Survival Condo’s total capacity is listed at 75 people including staff. Each residential floor has a capacity of up to 10 tenants. Residents have access to between three- and five-year supplies of food, and the settlement includes common areas for leisure and exercise. It also boasts storage space and a general store.
But not all of Survival Condo facilities are for living and recreation. In what used to be a missile control center, Mr. Hall built a fish farm stocked with three species of tilapia and an hydroponic garden where a large variety of vegetables like spinach, carrots and lettuce grow. He believes the budding garden is also calming. “The plants have a certain effect on people,” he said.
Mr. Hall said he’s expecting about a dozen additional people to show up come April. Survival Condo hasn’t yet entered into a lockdown, where coming and going is prohibited, but it does have an undisclosed number of security personnel with firearms at their disposal to protect from unwelcome visitors. The facility has three full-time employees to help with maintenance.
Spending on doomsday shelters has been booming since the coronavirus began dominating news headlines during the past few weeks, according to bunker contractors Rising S Company and Atlas Survival Shelters. Both companies say inquiries and sales have risen. Texas-based Rising S—which built Joe’s California bunker—said the number of new contracts signed in roughly the last three weeks has more than doubled. The company also said in the past it has constructed models costing as much as $15 million and as little as $39,500.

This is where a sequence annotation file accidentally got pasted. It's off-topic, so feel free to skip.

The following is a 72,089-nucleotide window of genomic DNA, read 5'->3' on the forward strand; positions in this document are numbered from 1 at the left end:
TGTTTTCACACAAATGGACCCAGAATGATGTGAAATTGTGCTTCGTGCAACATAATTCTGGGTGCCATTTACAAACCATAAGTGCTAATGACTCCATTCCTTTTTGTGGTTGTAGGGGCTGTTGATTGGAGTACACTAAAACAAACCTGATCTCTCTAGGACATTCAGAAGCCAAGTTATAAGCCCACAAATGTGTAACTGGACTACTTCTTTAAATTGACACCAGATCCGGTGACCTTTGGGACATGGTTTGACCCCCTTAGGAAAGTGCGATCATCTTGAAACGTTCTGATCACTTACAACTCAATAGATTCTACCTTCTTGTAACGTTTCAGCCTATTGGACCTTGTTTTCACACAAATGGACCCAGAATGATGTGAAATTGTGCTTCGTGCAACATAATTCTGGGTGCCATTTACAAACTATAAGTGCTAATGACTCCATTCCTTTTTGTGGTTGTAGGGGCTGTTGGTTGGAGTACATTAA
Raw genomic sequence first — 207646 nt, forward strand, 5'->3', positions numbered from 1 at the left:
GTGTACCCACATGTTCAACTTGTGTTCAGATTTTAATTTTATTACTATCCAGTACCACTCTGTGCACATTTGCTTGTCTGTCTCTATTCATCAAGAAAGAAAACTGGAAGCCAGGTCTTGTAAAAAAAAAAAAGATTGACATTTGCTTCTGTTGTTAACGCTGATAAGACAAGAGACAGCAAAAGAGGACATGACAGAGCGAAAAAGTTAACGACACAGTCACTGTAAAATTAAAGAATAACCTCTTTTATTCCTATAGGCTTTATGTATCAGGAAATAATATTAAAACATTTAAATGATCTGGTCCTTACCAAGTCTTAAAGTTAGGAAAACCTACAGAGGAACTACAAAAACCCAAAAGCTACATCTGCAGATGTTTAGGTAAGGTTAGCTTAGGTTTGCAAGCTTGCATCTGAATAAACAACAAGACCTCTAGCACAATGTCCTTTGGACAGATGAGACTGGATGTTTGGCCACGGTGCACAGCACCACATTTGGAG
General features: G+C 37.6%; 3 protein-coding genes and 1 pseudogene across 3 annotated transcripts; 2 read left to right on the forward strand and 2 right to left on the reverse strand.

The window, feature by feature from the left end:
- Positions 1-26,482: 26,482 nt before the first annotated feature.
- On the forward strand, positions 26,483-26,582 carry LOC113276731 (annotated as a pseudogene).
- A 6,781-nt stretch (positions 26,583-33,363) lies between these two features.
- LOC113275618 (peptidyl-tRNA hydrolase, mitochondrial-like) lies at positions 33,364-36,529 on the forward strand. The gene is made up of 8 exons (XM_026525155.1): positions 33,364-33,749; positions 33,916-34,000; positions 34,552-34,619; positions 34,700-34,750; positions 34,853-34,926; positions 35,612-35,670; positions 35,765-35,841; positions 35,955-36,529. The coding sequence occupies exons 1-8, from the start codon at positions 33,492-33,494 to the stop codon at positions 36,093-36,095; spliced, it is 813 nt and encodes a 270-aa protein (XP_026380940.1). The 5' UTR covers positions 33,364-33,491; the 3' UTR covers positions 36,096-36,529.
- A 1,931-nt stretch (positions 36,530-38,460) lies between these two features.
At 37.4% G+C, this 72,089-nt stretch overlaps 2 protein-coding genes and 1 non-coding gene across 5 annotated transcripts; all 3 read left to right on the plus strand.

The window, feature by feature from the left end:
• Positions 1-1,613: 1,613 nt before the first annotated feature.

Atlas specializes in an array of structures including what it calls a “safe cellar” that functions like an underground bunker but also features an air-filtration system. CEO Ron Hubbard said in just the past week he did the same amount of business he did in all of 2019.
Not everyone expects the coronavirus to spur growth. Veteran contractor Mike Peters of Ultimate Bunker—a Utah-based builder focused on luxury shelters—dismisses the notion, adding the pandemic has had no impact on his sales.
“It takes months and months and months of planning,” said Mr. Peters. “You don’t just jump in and spend $500,000 on the spur of the moment. You’re not going to get it in time to change anything.”
Regardless of whether sales have risen amid the current turmoil, spending on residential security rose to $22.5 billion in 2019 from $12 billion in 2011, according to Freedonia Group, a market-research firm based in Cleveland. That covers everything from routine security devices to reinforced, protective structures such as panic rooms and bunkers.
Lizanne, a 63-year-old retired investor, feels safer having spent $4.5 million in 2012 to buy 1½ floors inside Survival Condo. “The whole thing is really nice, he thought of everything, the pool, the classroom, library, theater, even a dog walk park,” she said, also preferring to keep her last name confidential. The condominium’s pet-friendly policy was a big bonus for Lizanne, who owns a 75-pound golden retriever and a toy poodle.
While Lizanne has yet to abandon her seaside home in Rhode Island for her underground retreat, she is keeping her eye on the news and has her bags packed in case she needs to make the 23-hour drive to Kansas. “If things are really bad I’d much rather be there and protected,” she said. “I don’t necessarily want to, but it’s nice to know that I can.”